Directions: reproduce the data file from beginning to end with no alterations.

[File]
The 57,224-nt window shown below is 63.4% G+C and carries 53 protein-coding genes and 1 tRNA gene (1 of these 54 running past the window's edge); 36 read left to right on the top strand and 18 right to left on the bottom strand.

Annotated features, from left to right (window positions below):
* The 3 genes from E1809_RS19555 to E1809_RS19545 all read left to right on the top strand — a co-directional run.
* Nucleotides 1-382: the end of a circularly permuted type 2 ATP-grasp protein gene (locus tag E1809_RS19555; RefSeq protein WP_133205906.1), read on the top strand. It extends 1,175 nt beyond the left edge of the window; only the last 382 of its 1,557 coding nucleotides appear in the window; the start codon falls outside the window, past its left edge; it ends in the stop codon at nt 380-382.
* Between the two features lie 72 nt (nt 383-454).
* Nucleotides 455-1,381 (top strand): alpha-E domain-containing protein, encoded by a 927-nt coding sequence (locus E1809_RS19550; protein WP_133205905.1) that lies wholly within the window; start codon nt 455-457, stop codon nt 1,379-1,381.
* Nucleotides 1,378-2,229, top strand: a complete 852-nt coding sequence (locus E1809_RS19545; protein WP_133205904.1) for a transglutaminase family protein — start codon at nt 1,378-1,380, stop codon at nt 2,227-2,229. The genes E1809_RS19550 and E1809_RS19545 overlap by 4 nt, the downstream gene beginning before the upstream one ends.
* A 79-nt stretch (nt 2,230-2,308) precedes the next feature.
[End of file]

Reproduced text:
The 57,224-nt window shown below is 63.4% G+C and carries 53 protein-coding genes and 1 tRNA gene (1 of these 54 running past the window's edge); 36 read left to right on the top strand and 18 right to left on the bottom strand.

Annotated features, from left to right (window positions below):
* The 3 genes from E1809_RS19555 to E1809_RS19545 all read left to right on the top strand — a co-directional run.
* Nucleotides 1-382: the end of a circularly permuted type 2 ATP-grasp protein gene (locus tag E1809_RS19555; RefSeq protein WP_133205906.1), read on the top strand. It extends 1,175 nt beyond the left edge of the window; only the last 382 of its 1,557 coding nucleotides appear in the window; the start codon falls outside the window, past its left edge; it ends in the stop codon at nt 380-382.
* Between the two features lie 72 nt (nt 383-454).
* Nucleotides 455-1,381 (top strand): alpha-E domain-containing protein, encoded by a 927-nt coding sequence (locus E1809_RS19550; protein WP_133205905.1) that lies wholly within the window; start codon nt 455-457, stop codon nt 1,379-1,381.
* Nucleotides 1,378-2,229, top strand: a complete 852-nt coding sequence (locus E1809_RS19545; protein WP_133205904.1) for a transglutaminase family protein — start codon at nt 1,378-1,380, stop codon at nt 2,227-2,229. The genes E1809_RS19550 and E1809_RS19545 overlap by 4 nt, the downstream gene beginning before the upstream one ends.
* A 79-nt stretch (nt 2,230-2,308) precedes the next feature.